IT is heartbreaking for all of us who know and love Yorkshire to witness the devastation caused across so much of the county by the floods.
I grew up and went to school in Leeds and many of my family live across West Yorkshire, so I know what a great city it is.
Over the past few days, I have seen in York, Leeds and the surrounding towns and villages how the Yorkshire spirit has shone through, with people supporting their friends and neighbours and refusing to give in to the floods.
They have been helped round the clock by the emergency services, the Environment Agency, the Army and volunteers from around the country.
In York, I met rescue teams from Whitby and soldiers who had been evacuating vulnerable people from flats in the city centre. People from as far afield as Norfolk and Somerset are helping out.
We all owe a huge debt to the people who gave up their Christmas break to save lives, homes and businesses and to start the clear-up.
What we have seen has been on a different scale from anything that has happened before in Yorkshire.
The River Aire was one metre higher than its previous historic record. In York, the Foss flood barrier was overpowered by the sheer weight of water and the Ouse came within a few centimetres of the top of the defences. These torrents were caused by heavy rain falling on saturated ground in the wettest December ever.
It is clear that in many places we need to look again at our defences to make sure they can cope with the new conditions we are facing. In fact, work has already begun on the new £33m scheme to protect the centre of Leeds.
As part of our National Resilience Review of flood defences, I will be ensuring that this scheme and others are up to the task. We will also be looking at what we can do to improve the Foss barrier and pumping station to strengthen York’s defences.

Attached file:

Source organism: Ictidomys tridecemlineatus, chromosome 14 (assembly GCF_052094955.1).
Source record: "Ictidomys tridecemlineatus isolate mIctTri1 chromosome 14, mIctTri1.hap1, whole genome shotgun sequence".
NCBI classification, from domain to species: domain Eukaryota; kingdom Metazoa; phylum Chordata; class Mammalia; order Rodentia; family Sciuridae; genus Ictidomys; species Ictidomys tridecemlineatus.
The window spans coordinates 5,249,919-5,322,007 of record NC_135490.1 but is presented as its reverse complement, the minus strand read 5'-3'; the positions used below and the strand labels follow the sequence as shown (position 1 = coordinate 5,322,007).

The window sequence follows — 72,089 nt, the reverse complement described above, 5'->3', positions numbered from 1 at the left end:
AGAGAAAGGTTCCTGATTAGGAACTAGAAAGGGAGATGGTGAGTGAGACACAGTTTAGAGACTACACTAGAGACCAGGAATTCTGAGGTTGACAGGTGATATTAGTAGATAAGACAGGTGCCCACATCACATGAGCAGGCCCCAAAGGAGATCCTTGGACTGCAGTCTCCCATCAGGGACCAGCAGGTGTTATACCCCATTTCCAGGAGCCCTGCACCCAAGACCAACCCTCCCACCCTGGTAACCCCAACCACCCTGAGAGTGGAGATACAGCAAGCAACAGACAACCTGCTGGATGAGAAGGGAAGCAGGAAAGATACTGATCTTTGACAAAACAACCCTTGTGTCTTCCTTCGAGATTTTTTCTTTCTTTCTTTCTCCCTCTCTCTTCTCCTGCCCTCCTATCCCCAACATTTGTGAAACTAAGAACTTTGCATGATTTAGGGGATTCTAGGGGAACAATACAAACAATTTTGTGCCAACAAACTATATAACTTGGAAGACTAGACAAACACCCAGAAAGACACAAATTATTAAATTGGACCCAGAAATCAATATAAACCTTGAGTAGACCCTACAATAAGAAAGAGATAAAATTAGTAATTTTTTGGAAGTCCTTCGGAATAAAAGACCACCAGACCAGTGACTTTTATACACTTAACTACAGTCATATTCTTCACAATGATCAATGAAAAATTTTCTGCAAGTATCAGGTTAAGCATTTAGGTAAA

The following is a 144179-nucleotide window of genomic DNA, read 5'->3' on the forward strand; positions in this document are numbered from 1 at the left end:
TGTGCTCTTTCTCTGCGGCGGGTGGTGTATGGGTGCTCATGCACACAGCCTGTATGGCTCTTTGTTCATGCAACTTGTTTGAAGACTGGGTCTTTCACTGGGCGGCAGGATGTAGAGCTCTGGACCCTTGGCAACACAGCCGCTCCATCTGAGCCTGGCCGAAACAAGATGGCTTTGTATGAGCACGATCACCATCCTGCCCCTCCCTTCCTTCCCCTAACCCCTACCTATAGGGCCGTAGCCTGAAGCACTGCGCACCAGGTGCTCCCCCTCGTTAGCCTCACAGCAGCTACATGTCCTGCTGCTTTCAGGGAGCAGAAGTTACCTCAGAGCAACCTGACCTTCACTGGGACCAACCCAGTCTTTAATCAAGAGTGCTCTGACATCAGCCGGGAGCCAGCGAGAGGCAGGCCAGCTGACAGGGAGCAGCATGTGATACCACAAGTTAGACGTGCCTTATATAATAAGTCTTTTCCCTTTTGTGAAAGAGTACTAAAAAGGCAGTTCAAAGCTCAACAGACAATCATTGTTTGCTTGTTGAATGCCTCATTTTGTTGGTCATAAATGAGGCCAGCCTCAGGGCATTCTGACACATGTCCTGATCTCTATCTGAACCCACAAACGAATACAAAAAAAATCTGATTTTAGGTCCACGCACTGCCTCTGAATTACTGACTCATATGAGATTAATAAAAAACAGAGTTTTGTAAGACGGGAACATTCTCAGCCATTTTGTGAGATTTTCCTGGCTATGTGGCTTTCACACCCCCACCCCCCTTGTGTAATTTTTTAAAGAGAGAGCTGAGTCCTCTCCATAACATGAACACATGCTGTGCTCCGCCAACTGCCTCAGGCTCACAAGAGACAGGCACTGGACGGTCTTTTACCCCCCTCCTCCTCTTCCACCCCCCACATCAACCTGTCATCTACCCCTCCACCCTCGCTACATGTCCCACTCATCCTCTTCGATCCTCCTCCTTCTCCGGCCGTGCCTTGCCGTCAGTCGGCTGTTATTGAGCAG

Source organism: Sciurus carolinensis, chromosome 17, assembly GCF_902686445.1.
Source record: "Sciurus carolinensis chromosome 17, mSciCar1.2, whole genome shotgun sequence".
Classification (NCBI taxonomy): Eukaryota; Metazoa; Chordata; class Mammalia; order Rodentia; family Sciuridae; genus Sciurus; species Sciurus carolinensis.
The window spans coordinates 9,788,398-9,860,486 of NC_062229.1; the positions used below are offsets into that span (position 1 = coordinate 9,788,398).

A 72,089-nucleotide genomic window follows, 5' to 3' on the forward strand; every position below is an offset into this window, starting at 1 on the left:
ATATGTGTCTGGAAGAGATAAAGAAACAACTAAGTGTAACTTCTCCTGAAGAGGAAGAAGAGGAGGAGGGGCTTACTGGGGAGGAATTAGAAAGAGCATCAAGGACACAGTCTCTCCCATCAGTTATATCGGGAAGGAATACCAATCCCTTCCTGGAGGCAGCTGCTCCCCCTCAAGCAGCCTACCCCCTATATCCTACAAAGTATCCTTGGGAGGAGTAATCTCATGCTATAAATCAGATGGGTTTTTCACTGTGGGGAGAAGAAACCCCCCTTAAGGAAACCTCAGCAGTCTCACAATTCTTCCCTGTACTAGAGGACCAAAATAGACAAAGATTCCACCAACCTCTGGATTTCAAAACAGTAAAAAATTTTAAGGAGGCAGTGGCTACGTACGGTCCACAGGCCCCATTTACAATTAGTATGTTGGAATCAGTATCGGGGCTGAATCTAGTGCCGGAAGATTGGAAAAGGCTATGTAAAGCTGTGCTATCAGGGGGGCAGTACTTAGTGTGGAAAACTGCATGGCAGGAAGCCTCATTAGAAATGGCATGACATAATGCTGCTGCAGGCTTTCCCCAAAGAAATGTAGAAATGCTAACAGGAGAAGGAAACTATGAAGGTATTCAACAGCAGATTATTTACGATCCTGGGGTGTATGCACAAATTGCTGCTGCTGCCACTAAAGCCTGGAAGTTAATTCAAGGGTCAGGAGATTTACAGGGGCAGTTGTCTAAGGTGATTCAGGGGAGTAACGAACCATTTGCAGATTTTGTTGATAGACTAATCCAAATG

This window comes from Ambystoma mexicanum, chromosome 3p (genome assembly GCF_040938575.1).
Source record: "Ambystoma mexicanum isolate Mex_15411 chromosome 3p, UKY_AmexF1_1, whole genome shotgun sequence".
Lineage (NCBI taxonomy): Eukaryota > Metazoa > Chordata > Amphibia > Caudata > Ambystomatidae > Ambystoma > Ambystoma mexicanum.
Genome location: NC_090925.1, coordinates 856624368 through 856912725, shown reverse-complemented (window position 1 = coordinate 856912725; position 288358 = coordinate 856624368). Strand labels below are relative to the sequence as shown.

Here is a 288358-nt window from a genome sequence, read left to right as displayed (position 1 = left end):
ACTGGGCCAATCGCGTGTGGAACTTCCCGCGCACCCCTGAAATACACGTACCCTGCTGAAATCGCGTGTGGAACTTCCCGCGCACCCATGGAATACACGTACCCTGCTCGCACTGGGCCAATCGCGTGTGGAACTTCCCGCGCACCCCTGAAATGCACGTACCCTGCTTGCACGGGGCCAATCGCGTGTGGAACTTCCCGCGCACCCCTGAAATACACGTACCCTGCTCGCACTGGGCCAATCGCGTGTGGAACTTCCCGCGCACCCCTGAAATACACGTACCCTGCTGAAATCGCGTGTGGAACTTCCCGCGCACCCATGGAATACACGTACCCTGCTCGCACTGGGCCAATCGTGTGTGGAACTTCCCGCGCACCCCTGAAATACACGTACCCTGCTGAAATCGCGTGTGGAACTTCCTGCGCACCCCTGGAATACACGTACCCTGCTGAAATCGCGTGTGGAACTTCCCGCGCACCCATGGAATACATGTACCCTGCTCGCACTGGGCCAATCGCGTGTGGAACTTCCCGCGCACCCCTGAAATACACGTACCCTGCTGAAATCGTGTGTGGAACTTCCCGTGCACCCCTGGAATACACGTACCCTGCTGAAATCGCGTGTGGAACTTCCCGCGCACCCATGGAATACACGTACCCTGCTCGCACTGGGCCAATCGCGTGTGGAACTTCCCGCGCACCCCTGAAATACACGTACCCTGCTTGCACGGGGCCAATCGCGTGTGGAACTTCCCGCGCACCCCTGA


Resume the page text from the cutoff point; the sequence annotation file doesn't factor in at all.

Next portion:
These are just part of the action we are taking across Yorkshire, where we will be investing £280m to improve flood protection over the next six years, reducing the risk to 95,000 homes. This includes multi-million pound projects in Skipton, Hebden Bridge, Mytholmroyd and the Humber estuary and £17m on the Cottingham and Orchard scheme.
To make sure the North is better protected, we are investing £54 per person in Yorkshire, Lancashire and Cumbria, as well as the East Midlands and Northumbria. In comparison, we are investing £42 per person in the South East over the six years. The level of investment is based on the number of homes that will be protected.
Nationally, we are stepping up our investment with £2.3bn of flood defence schemes, which will improve protection for 300,000 homes. For the first time, we have designed a long-term plan based on need, replacing the previous annual bidding process for individual projects. This will give people the added security of knowing when their local defences are going to be upgraded.
For now, I am making sure communities in Yorkshire and across the North are getting all the support they need for the response and clean-up operation.
That is why we have announced that more than £100m will be available to support people across flood-damaged areas in northern England. This can be used to repair homes, to enable local businesses to reopen as quickly as possible and help farmers repair soil, tracks and drainage channels.
We need to remain vigilant and make all the preparations we can because unfortunately the stormy weather is not over yet. We are expecting further rain this week and there is a poor outlook at least until the end of January.
We are putting every possible resource in place to respond immediately to these terrible floods.
But it does not stop there. With the further £280m investment over the next six years, we will upgrade Yorkshire’s defences and ensure they are sufficient to deal with more extreme weather. This will help Yorkshire go from strength to strength.
Elizabeth Truss is Secretary of State for Environment, Food and Rural Affairs.